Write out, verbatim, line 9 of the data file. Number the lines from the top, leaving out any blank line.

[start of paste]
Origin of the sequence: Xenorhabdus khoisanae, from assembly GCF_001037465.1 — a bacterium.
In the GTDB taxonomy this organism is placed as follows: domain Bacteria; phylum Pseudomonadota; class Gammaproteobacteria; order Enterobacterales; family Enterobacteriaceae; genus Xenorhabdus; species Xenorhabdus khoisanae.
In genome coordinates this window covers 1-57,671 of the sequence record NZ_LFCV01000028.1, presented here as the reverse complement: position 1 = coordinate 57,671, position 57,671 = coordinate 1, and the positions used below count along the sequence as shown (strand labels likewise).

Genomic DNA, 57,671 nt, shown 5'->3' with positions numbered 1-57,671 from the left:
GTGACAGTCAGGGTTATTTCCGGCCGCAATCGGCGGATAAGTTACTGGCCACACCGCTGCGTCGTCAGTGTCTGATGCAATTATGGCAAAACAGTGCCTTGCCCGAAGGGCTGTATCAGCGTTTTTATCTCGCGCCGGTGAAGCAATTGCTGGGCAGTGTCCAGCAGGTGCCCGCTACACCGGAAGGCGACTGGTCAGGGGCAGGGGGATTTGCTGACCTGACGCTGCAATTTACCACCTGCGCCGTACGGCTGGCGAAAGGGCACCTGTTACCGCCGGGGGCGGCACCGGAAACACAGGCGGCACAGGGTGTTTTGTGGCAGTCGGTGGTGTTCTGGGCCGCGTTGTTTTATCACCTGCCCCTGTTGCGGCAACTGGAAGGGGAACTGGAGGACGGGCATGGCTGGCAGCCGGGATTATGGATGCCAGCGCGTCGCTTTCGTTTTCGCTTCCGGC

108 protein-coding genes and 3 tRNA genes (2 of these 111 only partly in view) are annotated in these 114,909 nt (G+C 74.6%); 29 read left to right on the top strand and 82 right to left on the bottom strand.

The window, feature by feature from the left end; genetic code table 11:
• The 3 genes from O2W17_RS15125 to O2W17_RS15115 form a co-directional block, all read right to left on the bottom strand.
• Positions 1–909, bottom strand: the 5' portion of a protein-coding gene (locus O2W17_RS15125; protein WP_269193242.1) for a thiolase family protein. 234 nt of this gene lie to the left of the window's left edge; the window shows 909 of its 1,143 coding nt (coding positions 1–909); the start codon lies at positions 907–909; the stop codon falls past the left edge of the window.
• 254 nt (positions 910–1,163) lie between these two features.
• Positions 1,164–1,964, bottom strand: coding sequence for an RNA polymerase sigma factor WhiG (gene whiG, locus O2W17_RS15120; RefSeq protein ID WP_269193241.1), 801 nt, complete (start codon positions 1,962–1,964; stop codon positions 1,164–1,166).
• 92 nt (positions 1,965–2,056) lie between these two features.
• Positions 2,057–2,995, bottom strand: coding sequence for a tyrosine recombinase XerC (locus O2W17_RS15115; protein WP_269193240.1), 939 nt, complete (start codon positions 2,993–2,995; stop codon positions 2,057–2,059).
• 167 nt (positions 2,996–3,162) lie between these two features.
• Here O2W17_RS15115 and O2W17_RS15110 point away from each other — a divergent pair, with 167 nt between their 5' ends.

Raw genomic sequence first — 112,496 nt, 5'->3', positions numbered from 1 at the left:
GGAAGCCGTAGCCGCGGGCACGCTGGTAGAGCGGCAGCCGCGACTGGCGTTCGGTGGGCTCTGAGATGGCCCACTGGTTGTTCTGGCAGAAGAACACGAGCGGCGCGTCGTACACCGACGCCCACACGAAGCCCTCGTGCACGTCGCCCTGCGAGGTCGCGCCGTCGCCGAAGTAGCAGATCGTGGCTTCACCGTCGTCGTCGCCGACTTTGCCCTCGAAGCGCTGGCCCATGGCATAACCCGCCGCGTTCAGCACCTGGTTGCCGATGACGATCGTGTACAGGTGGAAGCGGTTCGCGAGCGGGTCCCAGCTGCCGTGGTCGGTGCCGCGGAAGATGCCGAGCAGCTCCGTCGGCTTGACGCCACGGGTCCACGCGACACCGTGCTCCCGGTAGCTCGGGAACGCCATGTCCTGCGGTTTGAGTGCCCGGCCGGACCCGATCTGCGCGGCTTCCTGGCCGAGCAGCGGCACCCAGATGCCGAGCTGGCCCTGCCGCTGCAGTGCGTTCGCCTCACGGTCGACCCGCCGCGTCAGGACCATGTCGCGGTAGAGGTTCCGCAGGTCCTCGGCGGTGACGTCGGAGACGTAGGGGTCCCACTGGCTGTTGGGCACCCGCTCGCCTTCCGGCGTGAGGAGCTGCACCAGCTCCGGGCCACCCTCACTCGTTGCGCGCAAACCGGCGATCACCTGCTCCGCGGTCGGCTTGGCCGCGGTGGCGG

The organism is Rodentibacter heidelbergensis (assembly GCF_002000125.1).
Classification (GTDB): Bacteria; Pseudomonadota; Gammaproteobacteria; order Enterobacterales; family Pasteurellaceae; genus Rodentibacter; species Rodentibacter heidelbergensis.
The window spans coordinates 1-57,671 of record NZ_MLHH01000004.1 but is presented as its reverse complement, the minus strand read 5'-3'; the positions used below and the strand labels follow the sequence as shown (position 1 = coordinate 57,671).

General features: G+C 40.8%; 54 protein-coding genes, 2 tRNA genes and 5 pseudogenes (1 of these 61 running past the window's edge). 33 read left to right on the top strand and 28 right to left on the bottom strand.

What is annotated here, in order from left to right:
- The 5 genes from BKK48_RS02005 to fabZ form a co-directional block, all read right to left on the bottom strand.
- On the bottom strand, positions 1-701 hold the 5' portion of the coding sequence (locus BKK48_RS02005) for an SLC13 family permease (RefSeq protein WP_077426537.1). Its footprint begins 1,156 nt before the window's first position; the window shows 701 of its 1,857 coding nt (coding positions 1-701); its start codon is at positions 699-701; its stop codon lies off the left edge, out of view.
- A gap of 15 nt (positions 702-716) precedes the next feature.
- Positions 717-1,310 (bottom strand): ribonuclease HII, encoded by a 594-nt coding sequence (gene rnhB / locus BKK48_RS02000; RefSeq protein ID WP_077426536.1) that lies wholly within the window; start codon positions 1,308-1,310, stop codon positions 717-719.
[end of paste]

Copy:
• Positions 1–909, bottom strand: the 5' portion of a protein-coding gene (locus O2W17_RS15125; protein WP_269193242.1) for a thiolase family protein. 234 nt of this gene lie to the left of the window's left edge; the window shows 909 of its 1,143 coding nt (coding positions 1–909); the start codon lies at positions 907–909; the stop codon falls past the left edge of the window.